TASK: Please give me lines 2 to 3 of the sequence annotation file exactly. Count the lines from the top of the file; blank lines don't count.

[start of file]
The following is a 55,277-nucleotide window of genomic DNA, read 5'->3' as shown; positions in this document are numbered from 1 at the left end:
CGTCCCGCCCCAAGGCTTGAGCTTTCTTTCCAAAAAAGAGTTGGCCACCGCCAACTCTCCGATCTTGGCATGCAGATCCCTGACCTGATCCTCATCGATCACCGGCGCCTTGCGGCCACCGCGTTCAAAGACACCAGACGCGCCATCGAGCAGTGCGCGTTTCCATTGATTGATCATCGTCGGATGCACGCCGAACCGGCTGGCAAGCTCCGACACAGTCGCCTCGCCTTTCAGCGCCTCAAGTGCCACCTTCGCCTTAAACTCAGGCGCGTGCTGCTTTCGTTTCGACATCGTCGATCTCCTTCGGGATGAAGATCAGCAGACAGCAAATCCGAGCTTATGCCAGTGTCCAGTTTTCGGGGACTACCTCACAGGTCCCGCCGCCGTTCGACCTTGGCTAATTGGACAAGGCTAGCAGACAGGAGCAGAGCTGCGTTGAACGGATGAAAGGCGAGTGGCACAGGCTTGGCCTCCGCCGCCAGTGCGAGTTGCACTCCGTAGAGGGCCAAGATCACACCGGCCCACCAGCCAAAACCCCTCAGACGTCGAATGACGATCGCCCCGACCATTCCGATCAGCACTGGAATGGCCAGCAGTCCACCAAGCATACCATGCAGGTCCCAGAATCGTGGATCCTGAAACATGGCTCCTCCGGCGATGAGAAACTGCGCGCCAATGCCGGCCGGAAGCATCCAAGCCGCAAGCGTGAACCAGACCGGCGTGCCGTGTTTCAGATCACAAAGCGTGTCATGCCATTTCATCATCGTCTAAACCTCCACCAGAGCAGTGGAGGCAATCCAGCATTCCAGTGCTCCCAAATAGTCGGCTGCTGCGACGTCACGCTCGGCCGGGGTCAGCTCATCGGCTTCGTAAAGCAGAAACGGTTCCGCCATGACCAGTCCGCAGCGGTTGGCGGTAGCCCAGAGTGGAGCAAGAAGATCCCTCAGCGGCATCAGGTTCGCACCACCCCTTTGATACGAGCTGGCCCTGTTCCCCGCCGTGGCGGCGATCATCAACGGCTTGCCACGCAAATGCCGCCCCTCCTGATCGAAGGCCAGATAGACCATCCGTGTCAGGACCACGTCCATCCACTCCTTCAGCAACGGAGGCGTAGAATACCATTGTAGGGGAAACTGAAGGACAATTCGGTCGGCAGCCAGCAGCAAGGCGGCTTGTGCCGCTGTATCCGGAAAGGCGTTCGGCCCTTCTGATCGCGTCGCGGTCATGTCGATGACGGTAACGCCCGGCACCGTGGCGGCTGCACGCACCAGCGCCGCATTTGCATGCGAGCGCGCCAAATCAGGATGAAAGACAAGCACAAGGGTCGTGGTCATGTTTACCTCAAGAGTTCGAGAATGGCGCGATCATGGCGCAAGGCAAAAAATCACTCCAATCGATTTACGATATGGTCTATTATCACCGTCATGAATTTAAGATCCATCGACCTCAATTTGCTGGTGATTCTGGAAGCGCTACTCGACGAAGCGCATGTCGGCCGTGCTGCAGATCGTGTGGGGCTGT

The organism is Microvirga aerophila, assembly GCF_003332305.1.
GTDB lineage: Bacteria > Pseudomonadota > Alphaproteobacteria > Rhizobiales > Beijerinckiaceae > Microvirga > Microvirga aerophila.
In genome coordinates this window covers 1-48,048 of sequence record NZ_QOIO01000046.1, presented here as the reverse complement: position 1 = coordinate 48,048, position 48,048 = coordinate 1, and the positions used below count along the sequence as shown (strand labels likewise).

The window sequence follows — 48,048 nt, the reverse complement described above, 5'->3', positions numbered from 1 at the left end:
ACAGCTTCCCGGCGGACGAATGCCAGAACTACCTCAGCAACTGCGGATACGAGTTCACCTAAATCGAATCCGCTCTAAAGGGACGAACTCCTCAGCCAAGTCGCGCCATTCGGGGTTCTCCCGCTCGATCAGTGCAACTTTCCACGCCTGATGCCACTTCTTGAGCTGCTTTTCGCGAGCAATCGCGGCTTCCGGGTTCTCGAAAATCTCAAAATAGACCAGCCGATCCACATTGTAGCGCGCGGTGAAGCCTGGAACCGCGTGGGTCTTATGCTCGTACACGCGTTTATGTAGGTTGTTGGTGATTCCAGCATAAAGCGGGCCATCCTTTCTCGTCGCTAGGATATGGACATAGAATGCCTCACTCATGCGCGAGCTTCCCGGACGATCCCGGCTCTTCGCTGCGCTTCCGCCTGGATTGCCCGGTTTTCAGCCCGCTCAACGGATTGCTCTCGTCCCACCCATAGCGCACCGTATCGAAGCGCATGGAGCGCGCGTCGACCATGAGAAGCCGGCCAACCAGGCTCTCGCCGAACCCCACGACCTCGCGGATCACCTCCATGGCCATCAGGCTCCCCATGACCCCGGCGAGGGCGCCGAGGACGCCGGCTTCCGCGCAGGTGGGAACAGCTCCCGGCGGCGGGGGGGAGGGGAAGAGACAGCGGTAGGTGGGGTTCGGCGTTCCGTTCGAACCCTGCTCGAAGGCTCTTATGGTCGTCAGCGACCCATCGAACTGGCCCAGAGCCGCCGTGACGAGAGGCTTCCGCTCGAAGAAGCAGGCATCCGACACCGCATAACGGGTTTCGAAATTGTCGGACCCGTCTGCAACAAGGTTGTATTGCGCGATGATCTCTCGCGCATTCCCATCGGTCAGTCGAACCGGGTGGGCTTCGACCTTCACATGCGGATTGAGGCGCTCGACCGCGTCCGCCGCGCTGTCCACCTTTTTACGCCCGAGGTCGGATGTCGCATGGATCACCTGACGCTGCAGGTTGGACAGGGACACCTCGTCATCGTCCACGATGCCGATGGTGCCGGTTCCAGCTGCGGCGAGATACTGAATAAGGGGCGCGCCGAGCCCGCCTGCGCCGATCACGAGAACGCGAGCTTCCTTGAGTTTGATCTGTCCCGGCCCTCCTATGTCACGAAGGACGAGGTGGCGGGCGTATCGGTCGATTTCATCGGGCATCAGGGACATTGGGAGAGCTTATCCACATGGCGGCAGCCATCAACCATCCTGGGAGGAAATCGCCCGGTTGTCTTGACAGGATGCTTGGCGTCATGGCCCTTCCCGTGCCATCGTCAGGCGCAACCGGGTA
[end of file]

CGTCCCGCCCCAAGGCTTGAGCTTTCTTTCCAAAAAAGAGTTGGCCACCGCCAACTCTCCGATCTTGGCATGCAGATCCCTGACCTGATCCTCATCGATCACCGGCGCCTTGCGGCCACCGCGTTCAAAGACACCAGACGCGCCATCGAGCAGTGCGCGTTTCCATTGATTGATCATCGTCGGATGCACGCCGAACCGGCTGGCAAGCTCCGACACAGTCGCCTCGCCTTTCAGCGCCTCAAGTGCCACCTTCGCCTTAAACTCAGGCGCGTGCTGCTTTCGTTTCGACATCGTCGATCTCCTTCGGGATGAAGATCAGCAGACAGCAAATCCGAGCTTATGCCAGTGTCCAGTTTTCGGGGACTACCTCACAGGTCCCGCCGCCGTTCGACCTTGGCTAATTGGACAAGGCTAGCAGACAGGAGCAGAGCTGCGTTGAACGGATGAAAGGCGAGTGGCACAGGCTTGGCCTCCGCCGCCAGTGCGAGTTGCACTCCGTAGAGGGCCAAGATCACACCGGCCCACCAGCCAAAACCCCTCAGACGTCGAATGACGATCGCCCCGACCATTCCGATCAGCACTGGAATGGCCAGCAGTCCACCAAGCATACCATGCAGGTCCCAGAATCGTGGATCCTGAAACATGGCTCCTCCGGCGATGAGAAACTGCGCGCCAATGCCGGCCGGAAGCATCCAAGCCGCAAGCGTGAACCAGACCGGCGTGCCGTGTTTCAGATCACAAAGCGTGTCATGCCATTTCATCATCGTCTAAACCTCCACCAGAGCAGTGGAGGCAATCCAGCATTCCAGTGCTCCCAAATAGTCGGCTGCTGCGACGTCACGCTCGGCCGGGGTCAGCTCATCGGCTTCGTAAAGCAGAAACGGTTCCGCCATGACCAGTCCGCAGCGGTTGGCGGTAGCCCAGAGTGGAGCAAGAAGATCCCTCAGCGGCATCAGGTTCGCACCACCCCTTTGATACGAGCTGGCCCTGTTCCCCGCCGTGGCGGCGATCATCAACGGCTTGCCACGCAAATGCCGCCCCTCCTGATCGAAGGCCAGATAGACCATCCGTGTCAGGACCACGTCCATCCACTCCTTCAGCAACGGAGGCGTAGAATACCATTGTAGGGGAAACTGAAGGACAATTCGGTCGGCAGCCAGCAGCAAGGCGGCTTGTGCCGCTGTATCCGGAAAGGCGTTCGGCCCTTCTGATCGCGTCGCGGTCATGTCGATGACGGTAACGCCCGGCACCGTGGCGGCTGCACGCACCAGCGCCGCATTTGCATGCGAGCGCGCCAAATCAGGATGAAAGACAAGCACAAGGGTCGTGGTCATGTTTACCTCAAGAGTTCGAGAATGGCGCGATCATGGCGCAAGGCAAAAAATCACTCCAATCGATTTACGATATGGTCTATTATCACCGTCATGAATTTAAGATCCATCGACCTCAATTTGCTGGTGATTCTGGAAGCGCTACTCGACGAAGCGCATGTCGGCCGTGCTGCAGATCGTGTGGGGCTGT

The organism is Microvirga aerophila, assembly GCF_003332305.1.